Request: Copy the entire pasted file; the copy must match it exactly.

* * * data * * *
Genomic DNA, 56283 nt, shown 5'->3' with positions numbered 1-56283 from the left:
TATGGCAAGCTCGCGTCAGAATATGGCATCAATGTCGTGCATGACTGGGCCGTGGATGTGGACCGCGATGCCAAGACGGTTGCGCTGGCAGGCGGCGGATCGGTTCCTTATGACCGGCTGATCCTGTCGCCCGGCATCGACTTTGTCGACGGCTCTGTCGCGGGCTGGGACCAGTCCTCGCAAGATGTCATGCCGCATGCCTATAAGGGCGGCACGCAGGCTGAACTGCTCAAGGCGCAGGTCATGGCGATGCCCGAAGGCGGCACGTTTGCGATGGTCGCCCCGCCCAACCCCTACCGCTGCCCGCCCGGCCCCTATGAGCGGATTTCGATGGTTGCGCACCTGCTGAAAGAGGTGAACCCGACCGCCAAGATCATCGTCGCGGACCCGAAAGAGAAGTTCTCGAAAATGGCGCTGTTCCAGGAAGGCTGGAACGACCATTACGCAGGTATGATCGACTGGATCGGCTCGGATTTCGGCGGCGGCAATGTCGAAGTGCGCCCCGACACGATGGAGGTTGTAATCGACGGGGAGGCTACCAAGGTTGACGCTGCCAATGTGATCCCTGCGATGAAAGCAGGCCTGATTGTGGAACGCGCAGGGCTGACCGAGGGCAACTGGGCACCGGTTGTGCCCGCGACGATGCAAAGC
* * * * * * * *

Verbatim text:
Genomic DNA, 56283 nt, shown 5'->3' with positions numbered 1-56283 from the left:
TATGGCAAGCTCGCGTCAGAATATGGCATCAATGTCGTGCATGACTGGGCCGTGGATGTGGACCGCGATGCCAAGACGGTTGCGCTGGCAGGCGGCGGATCGGTTCCTTATGACCGGCTGATCCTGTCGCCCGGCATCGACTTTGTCGACGGCTCTGTCGCGGGCTGGGACCAGTCCTCGCAAGATGTCATGCCGCATGCCTATAAGGGCGGCACGCAGGCTGAACTGCTCAAGGCGCAGGTCATGGCGATGCCCGAAGGCGGCACGTTTGCGATGGTCGCCCCGCCCAACCCCTACCGCTGCCCGCCCGGCCCCTATGAGCGGATTTCGATGGTTGCGCACCTGCTGAAAGAGGTGAACCCGACCGCCAAGATCATCGTCGCGGACCCGAAAGAGAAGTTCTCGAAAATGGCGCTGTTCCAGGAAGGCTGGAACGACCATTACGCAGGTATGATCGACTGGATCGGCTCGGATTTCGGCGGCGGCAATGTCGAAGTGCGCCCCGACACGATGGAGGTTGTAATCGACGGGGAGGCTACCAAGGTTGACGCTGCCAATGTGATCCCTGCGATGAAAGCAGGCCTGATTGTGGAACGCGCAGGGCTGACCGAGGGCAACTGGGCACCGGTTGTGCCCGCGACGATGCAAAGC